Nir’s Note: This post is a little different from my normal writing. For one, its much shorter. You’ll notice I provide fewer citations and the ideas are less developed than my previous essays. This is intentional and I need your help. I’m considering writing a chapter on this topic in a forthcoming book but wanted to test the ideas with my most loyal readers first. Give it a quick read and tell me what you think. —
Habits are good for business. In fact, many industries could not survive without them. The incentive systems and business models of the companies that make habit-forming products require someone gets hooked. Without consumer habits, these habit-forming businesses would go bust.
While most of us think of cigarettes or gambling as habit-forming products, the fact is, a much wider swath of industries rely on consumer’s using their products without thought or deliberation.
These habit-forming businesses have no secret agenda or nefarious ambitions. They are in business to give people what they want, even if at times, what the consumer wants isn’t necessarily good for them.
But like every other company, habit-forming businesses are run by well-intentioned people. Hard-working folks with families and dreams of their own. So how then can these two realities coexist? How can companies seek to hook their customers, while also being run by decent people who have just as visceral of an aversion to manipulation as the rest of us?
The Habit Business
The answer lies in the business imperative. An enterprises’ worth is the sum of the future profits it will generate. MBAs are taught to calculate the value of an enterprise this way and it is the benchmark investors use to determine the fair price of a company’s shares.
CEOs and their management teams are evaluated by their ability to increase the value of their stock. Their job is to implement strategies to grow future cash flow by some combination of increasing revenues and decreasing expenses.
Creating consumer habits is an effective way to drive share price by increasing what companies call “customer lifetime value.” CLTV is the amount of money made from a customer before they switch to a competitor, stop using the product, or die.
Some products have a very high CLTV. Credit card customers for example, tend to stay loyal for a very long time and are worth a bundle.
Someone Must Get Hooked
Acquiring customers is expensive and time consuming. Ensuring customers are habituated to using a product decreases these expenses, thereby increasing enterprise value.
It’s worth noting that a surprising number of businesses follow a negative binomial distribution, also known as a Pareto concentration. Typically thought of as the 80/20 rule, the phenomenon occurs wherever a few buyers account for the vast majority of revenue. However, at times that split can be much more skewed than one might think.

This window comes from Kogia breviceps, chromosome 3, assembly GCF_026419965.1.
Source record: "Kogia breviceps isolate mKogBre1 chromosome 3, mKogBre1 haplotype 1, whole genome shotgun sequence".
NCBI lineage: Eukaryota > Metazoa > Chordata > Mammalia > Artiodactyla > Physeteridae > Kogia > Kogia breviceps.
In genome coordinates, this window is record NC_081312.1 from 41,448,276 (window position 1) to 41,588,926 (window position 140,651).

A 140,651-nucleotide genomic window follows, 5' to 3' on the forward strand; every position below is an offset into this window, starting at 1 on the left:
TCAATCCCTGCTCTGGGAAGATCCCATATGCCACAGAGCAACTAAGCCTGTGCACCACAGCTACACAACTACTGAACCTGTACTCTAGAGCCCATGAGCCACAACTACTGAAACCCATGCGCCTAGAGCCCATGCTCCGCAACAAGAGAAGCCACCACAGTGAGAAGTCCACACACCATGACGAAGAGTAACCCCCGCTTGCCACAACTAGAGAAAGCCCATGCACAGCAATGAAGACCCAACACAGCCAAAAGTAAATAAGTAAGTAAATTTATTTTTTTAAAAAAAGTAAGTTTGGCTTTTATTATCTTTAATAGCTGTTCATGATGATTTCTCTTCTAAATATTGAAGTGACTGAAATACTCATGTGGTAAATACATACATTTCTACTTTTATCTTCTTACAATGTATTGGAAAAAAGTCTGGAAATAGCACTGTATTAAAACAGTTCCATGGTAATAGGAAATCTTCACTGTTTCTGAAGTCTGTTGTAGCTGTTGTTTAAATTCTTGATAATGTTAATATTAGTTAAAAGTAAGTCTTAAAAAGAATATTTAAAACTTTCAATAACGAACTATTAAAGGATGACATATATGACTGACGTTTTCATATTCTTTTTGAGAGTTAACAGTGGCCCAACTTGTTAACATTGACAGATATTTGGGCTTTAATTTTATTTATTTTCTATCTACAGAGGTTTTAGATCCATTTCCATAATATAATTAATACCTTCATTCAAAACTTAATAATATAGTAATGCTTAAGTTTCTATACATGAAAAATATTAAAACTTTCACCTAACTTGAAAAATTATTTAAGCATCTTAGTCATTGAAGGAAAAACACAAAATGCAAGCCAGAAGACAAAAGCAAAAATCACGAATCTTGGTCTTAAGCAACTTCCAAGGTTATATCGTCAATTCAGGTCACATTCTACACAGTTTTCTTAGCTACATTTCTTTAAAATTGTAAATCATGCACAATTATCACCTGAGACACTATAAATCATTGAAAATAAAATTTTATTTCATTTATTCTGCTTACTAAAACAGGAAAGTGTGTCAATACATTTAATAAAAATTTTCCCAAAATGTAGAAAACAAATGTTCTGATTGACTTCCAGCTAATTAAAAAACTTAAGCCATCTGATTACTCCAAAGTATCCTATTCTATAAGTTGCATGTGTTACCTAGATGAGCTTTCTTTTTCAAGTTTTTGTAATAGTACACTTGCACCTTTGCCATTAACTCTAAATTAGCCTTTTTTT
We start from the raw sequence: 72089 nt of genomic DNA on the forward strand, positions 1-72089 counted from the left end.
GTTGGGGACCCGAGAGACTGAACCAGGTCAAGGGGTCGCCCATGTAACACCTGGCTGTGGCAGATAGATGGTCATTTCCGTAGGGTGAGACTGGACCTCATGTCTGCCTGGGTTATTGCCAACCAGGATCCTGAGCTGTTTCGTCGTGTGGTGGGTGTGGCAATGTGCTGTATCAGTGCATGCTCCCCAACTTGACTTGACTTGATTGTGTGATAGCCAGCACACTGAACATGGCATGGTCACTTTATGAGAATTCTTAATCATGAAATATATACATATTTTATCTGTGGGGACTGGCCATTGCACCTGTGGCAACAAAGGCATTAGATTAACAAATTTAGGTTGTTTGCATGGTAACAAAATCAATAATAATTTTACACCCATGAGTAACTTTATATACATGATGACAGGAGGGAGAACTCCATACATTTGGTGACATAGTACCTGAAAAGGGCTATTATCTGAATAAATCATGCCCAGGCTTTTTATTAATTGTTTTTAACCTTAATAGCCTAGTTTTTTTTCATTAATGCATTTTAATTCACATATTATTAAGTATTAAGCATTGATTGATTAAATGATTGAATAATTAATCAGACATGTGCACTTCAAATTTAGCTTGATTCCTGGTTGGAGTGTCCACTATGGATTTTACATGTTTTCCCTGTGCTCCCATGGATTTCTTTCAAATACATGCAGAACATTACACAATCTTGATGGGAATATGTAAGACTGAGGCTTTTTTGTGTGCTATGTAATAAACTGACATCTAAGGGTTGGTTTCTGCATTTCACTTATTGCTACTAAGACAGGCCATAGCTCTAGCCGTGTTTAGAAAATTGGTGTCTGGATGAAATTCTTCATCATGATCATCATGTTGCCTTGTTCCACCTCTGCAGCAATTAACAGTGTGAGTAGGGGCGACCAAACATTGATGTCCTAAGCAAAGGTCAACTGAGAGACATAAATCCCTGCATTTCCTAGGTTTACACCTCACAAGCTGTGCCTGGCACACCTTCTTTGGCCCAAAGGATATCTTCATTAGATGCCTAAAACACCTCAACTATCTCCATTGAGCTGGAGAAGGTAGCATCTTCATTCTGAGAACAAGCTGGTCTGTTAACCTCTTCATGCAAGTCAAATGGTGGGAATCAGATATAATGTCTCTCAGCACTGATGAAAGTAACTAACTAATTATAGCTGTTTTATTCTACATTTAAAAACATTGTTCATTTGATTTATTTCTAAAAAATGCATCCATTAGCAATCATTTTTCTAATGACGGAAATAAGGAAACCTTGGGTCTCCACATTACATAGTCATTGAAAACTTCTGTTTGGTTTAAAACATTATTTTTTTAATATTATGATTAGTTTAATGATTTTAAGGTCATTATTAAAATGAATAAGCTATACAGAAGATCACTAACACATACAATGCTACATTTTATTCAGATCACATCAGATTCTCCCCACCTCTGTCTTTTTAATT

While for most consumer goods, the concentration tends to be 60/20, for online gaming companies like Zynga, 100% of the revenue comes from just 2% of players.
In most consumer-facing businesses the Pareto Law applies. These customers are obviously very important to the company because without them, the enterprise could not survive, their profit margins simply would not allow it.
The combination of a business imperative to drive shareholder value by increasing CLTV along with the identification of the most loyal customers, means companies spend significant resources competing for a small set of “heavy users.” Habit-forming businesses are therefore highly motivated to hook customers – and keep them using their products for as long as possible.
Nir’s Note:Do you have any supporting stories to share? Do you know of any relevant studies or examples? Read any good books on the topic? Please let me know.
Top Consumer Psychology Articles
- The New Norms of Business: Interview with Nathalie Nahai
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- Why ‘Assistant-As-App’ Might Be the Next Big Tech Trend
- People Don’t Want Something Truly New, They Want the Familiar Done Differently.
- 4 Ways to Win Your Competitor’s Customer Habits (Slides)
- Here’s Why You’ll Hate the Apple Watch (and the Important Business Lesson You Need to Know)
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- Building Community Starts with Understanding People
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- Mastering Pricing Principles